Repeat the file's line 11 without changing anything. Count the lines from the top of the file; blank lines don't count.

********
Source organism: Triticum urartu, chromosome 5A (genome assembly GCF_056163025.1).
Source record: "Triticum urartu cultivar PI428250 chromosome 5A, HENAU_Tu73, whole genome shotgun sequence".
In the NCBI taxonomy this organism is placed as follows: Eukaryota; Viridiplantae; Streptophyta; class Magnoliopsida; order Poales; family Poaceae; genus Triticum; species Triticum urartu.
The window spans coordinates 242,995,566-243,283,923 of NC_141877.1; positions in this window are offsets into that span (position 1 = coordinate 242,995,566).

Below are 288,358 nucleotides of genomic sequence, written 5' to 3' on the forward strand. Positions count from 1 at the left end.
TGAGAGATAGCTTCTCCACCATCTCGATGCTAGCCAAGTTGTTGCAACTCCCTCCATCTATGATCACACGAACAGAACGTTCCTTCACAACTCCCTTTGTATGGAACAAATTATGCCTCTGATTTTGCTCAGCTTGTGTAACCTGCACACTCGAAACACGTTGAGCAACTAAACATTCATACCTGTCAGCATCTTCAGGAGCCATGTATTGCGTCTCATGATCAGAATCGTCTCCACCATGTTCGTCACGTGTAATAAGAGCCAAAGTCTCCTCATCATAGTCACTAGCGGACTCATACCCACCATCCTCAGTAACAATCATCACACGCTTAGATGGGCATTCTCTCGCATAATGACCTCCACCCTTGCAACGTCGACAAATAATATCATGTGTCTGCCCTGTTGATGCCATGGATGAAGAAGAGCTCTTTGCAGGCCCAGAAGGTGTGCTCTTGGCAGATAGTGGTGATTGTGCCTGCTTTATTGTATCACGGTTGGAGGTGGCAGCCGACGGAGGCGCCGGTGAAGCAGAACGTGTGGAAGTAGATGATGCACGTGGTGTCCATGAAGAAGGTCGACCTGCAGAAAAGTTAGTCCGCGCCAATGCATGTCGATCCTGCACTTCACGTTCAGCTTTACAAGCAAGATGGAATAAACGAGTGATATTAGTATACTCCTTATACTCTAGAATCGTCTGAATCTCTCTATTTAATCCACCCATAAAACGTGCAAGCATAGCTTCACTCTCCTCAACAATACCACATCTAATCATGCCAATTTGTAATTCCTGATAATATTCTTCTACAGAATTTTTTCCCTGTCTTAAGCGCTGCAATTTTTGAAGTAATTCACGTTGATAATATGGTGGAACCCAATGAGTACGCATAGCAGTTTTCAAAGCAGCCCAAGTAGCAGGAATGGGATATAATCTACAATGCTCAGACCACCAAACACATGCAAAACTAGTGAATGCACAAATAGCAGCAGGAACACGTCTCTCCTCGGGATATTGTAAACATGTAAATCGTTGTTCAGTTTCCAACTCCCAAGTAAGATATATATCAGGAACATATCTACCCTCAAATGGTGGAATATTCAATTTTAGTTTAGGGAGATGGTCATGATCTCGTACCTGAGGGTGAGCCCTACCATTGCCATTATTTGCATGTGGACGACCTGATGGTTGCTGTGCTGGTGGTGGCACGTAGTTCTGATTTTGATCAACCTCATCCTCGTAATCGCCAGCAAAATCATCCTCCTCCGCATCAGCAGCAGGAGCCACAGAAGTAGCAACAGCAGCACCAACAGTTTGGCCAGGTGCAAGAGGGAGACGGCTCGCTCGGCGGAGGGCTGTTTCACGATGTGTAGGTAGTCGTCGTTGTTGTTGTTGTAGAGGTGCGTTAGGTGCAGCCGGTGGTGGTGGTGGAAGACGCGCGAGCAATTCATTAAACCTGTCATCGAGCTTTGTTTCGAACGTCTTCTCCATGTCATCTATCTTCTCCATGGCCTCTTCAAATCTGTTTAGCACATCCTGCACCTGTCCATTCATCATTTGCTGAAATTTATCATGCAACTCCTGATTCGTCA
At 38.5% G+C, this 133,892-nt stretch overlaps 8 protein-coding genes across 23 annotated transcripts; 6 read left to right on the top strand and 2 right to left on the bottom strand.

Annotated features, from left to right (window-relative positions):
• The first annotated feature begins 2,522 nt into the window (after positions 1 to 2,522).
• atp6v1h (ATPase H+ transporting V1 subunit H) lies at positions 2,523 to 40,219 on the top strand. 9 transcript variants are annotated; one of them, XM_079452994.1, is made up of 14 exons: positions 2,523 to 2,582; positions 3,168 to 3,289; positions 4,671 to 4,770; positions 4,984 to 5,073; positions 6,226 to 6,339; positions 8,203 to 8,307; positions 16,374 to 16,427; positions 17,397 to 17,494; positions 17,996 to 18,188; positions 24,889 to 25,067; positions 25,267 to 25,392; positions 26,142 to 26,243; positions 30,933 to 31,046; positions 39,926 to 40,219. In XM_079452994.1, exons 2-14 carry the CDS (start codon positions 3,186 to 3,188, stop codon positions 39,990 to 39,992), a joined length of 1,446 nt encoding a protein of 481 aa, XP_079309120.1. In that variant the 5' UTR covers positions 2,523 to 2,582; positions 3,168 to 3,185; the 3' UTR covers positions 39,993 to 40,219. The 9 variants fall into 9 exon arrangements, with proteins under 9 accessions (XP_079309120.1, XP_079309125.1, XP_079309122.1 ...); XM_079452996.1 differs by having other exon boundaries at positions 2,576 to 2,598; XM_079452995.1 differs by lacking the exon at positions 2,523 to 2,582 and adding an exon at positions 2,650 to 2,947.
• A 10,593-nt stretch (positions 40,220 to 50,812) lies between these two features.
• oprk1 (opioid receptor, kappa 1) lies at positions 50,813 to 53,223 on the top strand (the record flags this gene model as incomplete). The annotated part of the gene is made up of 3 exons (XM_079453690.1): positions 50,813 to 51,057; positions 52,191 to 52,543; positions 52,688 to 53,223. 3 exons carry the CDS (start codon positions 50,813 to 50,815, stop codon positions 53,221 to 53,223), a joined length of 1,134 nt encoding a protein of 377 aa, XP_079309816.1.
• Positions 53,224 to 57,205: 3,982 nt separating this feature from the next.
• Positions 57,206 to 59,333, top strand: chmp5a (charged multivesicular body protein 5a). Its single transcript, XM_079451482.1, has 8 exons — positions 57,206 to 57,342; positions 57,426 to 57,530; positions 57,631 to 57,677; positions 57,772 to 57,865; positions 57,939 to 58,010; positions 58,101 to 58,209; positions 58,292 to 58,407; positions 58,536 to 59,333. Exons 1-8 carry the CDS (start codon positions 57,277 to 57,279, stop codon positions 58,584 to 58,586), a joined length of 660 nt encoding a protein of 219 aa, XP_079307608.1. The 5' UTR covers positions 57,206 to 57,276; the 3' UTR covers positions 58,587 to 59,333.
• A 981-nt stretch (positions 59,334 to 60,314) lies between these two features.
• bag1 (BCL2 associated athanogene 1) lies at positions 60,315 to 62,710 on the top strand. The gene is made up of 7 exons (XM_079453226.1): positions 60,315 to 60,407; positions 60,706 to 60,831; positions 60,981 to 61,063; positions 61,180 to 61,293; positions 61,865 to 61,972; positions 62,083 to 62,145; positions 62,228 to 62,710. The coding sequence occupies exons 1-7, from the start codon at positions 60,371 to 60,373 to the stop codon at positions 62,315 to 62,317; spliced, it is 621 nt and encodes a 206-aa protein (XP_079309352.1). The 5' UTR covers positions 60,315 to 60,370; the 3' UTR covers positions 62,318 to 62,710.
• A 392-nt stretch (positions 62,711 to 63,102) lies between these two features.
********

• A 10,593-nt stretch (positions 40,220 to 50,812) lies between these two features.